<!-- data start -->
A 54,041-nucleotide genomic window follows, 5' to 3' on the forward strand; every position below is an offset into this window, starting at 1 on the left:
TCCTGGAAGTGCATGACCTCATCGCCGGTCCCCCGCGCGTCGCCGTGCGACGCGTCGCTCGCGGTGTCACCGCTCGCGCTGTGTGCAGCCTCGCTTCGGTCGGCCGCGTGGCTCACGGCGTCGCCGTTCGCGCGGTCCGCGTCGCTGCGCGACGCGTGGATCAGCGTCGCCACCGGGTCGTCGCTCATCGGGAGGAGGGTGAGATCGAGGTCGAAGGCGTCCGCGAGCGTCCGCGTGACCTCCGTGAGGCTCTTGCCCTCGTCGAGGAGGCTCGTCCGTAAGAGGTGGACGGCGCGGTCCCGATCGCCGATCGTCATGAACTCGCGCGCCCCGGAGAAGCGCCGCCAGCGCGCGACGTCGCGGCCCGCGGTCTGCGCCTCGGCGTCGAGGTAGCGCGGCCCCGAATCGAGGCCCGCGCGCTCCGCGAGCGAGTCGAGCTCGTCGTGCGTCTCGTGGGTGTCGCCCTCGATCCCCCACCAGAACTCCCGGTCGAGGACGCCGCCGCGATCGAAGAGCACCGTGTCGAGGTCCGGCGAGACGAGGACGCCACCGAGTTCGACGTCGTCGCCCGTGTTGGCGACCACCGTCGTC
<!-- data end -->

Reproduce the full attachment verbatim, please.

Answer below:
A 54,041-nucleotide genomic window follows, 5' to 3' on the forward strand; every position below is an offset into this window, starting at 1 on the left:
TCCTGGAAGTGCATGACCTCATCGCCGGTCCCCCGCGCGTCGCCGTGCGACGCGTCGCTCGCGGTGTCACCGCTCGCGCTGTGTGCAGCCTCGCTTCGGTCGGCCGCGTGGCTCACGGCGTCGCCGTTCGCGCGGTCCGCGTCGCTGCGCGACGCGTGGATCAGCGTCGCCACCGGGTCGTCGCTCATCGGGAGGAGGGTGAGATCGAGGTCGAAGGCGTCCGCGAGCGTCCGCGTGACCTCCGTGAGGCTCTTGCCCTCGTCGAGGAGGCTCGTCCGTAAGAGGTGGACGGCGCGGTCCCGATCGCCGATCGTCATGAACTCGCGCGCCCCGGAGAAGCGCCGCCAGCGCGCGACGTCGCGGCCCGCGGTCTGCGCCTCGGCGTCGAGGTAGCGCGGCCCCGAATCGAGGCCCGCGCGCTCCGCGAGCGAGTCGAGCTCGTCGTGCGTCTCGTGGGTGTCGCCCTCGATCCCCCACCAGAACTCCCGGTCGAGGACGCCGCCGCGATCGAAGAGCACCGTGTCGAGGTCCGGCGAGACGAGGACGCCACCGAGTTCGACGTCGTCGCCCGTGTTGGCGACCACCGTCGTC